When news reached Mrs. Bennet that Netherfield Park was to be let to a young gentleman in possession of a good fortune, she determined to make him a husband to one of her five daughters. “A single man of large fortune, four or five thousand a year. What a fine thing for our girls!”
“How so? How can it affect them?” asked her husband. “The gentleman of whom you hold so high an opinion, this Mr. Bingley, has not even alighted at Meryton as yet.”
“My dear Mr. Bennet,” replied his wife, “how can you be so tiresome! You must know that I am thinking of his marrying one of our girls.”
Having to maintain five daughters and a wife on a modest income, Mr. Bennet was of a more practical disposition than Mrs. Bennet. “Is that his design in settling here?”
“Design! Nonsense, how can you talk so! But it is very likely that he may fall in love with one of them, and therefore you must visit him as soon as he comes.” Mrs. Bennet’s tone indicated that the matter was settled.
Mr. Bennet had no wish to visit Mr. Bingley or anyone else. He wished only to retire to the sanctity of his library, where a small parcel recently arrived awaited him. “I see no occasion for that. You and the girls may go. I daresay Mr. Bingley will be very glad to see you, and I will send a few lines by you to assure him of my hearty consent to his marrying whichever he chooses of the girls, though I must throw in a good word for my little Lizzy.”
“I desire you will do no such thing. Lizzy is not a bit better than the others, and I am sure she is not half so handsome as Jane, nor half so good-humored as Lydia. But you are always giving her the preference.”
At the mention of his youngest daughter’s name, Mr. Bennet shook his head. Although quite pretty, Lydia was a lively headstrong girl prone to a breathiness of speech and a most peculiar fondness for raising up the hems of her gowns to rub her lower half against objects and furnishings and, to the embarrassment of all parties concerned, young officers. Until recently she could be found sliding down banisters at all hours of the day and night, and only his threat of dispatching her to a nunnery finally broke her of the habit. He despaired of Lydia and for any man who would eventually take her as a wife. Neither did he maintain great hopes for the equally frivolous Catherine or the plain and pedantic Mary. That he was partial to his Elizabeth, he made no secret of. “Our daughters have none of them much to recommend them,” replied Mr. Bennet. “They are all silly and ignorant like other girls, but Lizzy has something more of quickness than her sisters.”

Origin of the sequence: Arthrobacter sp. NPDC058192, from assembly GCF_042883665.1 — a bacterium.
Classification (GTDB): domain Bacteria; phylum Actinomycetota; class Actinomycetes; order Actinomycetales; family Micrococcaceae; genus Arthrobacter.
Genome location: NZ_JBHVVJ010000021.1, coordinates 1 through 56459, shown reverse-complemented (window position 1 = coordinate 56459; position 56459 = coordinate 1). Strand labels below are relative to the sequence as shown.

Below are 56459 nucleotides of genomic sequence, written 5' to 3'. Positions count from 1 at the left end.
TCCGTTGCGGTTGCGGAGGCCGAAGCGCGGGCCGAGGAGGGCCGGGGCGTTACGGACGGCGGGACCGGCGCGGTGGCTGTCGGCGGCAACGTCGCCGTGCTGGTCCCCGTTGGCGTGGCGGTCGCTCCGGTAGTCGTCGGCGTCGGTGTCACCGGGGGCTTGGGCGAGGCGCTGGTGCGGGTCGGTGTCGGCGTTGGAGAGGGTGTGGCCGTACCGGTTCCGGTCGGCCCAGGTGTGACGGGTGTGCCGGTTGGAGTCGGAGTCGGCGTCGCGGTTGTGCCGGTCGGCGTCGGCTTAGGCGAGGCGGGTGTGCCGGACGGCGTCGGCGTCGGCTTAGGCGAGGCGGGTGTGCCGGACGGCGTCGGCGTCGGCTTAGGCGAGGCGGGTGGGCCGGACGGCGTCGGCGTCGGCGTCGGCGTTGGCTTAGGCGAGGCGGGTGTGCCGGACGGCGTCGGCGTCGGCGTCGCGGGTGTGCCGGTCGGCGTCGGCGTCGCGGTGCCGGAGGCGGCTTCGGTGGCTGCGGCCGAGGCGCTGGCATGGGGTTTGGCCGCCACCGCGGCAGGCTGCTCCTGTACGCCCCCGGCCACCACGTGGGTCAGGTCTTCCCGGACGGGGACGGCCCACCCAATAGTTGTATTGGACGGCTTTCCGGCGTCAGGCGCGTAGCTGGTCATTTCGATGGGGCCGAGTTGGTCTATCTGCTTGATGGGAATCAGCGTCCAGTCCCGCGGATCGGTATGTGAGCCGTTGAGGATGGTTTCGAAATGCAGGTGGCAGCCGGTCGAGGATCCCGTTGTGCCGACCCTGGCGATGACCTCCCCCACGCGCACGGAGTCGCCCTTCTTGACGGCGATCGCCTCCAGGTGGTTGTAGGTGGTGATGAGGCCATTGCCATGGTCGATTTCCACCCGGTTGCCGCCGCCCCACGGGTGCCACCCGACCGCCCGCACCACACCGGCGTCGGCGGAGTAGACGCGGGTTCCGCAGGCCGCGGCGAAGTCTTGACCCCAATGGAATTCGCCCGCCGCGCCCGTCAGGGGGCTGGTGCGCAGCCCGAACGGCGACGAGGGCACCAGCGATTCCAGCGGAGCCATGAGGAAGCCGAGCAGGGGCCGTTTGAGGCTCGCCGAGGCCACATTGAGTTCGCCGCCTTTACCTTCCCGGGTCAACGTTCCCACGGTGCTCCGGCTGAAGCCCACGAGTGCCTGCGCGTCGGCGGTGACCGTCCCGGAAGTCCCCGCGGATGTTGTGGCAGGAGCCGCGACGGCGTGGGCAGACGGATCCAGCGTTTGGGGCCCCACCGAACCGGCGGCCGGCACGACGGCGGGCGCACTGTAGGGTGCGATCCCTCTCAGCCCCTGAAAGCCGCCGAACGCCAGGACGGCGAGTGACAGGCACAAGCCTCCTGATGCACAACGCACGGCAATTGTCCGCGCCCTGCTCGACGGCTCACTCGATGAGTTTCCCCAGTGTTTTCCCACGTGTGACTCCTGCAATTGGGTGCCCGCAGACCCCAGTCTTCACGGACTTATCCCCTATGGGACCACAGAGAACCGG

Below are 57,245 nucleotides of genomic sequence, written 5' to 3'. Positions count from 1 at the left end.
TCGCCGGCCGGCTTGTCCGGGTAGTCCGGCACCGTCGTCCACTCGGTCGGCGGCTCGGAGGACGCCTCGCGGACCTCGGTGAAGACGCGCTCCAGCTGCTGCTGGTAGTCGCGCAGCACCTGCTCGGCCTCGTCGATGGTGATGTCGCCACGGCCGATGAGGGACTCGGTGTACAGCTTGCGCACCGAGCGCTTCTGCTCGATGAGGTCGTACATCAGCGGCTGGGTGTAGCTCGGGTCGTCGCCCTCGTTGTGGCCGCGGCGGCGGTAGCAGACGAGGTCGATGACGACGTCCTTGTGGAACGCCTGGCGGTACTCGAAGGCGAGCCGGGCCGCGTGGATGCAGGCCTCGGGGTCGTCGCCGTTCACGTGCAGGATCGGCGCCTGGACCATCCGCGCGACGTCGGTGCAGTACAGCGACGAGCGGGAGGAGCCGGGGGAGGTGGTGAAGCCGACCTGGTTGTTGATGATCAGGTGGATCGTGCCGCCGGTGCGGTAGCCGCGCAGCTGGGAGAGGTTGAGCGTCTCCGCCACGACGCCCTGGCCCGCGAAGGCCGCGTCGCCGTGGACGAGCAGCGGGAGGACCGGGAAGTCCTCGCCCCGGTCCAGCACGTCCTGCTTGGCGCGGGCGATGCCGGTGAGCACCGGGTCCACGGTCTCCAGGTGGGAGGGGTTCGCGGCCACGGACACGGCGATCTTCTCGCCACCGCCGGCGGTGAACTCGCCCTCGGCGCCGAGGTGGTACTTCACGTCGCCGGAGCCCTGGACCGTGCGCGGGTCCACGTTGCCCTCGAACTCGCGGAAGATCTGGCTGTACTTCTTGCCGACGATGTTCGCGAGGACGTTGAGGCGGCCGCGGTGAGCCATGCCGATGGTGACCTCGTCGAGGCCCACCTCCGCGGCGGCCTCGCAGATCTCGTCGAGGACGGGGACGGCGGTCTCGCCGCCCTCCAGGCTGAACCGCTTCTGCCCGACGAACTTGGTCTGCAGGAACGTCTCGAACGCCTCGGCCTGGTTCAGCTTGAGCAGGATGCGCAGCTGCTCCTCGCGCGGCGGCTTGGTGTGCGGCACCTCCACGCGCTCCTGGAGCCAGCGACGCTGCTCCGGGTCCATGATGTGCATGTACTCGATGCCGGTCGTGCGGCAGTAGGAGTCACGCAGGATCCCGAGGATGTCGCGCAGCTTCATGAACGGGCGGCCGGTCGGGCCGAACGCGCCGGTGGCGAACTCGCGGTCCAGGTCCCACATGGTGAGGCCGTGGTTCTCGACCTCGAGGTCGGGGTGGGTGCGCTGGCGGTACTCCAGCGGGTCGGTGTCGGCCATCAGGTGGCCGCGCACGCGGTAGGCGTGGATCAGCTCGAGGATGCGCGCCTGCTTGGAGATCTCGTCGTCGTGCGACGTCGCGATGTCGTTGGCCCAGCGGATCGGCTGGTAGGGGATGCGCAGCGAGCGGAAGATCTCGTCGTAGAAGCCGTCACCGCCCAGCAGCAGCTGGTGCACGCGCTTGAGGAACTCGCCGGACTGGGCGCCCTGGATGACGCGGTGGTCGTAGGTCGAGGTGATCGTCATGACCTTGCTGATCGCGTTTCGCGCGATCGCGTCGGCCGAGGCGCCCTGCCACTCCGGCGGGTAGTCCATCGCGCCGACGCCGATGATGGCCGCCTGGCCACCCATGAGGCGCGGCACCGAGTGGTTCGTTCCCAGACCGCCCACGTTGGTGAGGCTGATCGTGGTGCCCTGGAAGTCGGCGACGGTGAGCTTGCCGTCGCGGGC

At this Mrs. Bennet launched into a tirade about her nerves, and Mr. Bennet, having been given sufficient of his wife’s ceaseless chatter about Mr. Bingley’s five thousand a year and which of his daughters should be the first to wed, departed without ceremony to his library.
Mr. Bennet settled himself before his escritoire on which rested a sealed portfolio that had arrived that morning by special post; fortunately, he had managed to collect it before Mrs. Bennet could inquire as to the nature of the dispatch. Breaking the wax seal, he removed a sheet of stiff paper, his breath quickening with anticipation as to what would shortly be revealed to him. He had secured it from a gentleman of his acquaintance in London, who consorted with the city’s more unsavory residents. It was a drawing—indeed, the first of many such drawings due to arrive, providing his contact made good on his promise, and providing that Mr. Bennet likewise made good on his timely payment of the prohibitive fee demanded of him.
The drawing displayed a nubile young woman outfitted in the manner of a horse. Unadorned of attire save for the finely tooled saddle secured to her back, she had been positioned on her haunches, presenting a pleasing rear vista to the artist who had sketched her. What made this vista all the more appealing to Mr. Bennet, however, was the fact that the subject possessed the tail of a horse as well, which had been fitted most cleverly into her hindmost region. As he surveyed the drawing in the light coming through the window, a presence began to make itself known in his breeches. All thoughts of their new neighbor Mr. Bingley and his wife’s determination to make him a son-in-law became a distant memory as Mr. Bennet unbuttoned the flap of his breeches and reached inside, his fingers encountering an object that rose up with a vigor the likes of which he had not experienced since his youth, and he grasped it firmly in his hand, eager to begin his long-neglected journey to pleasure.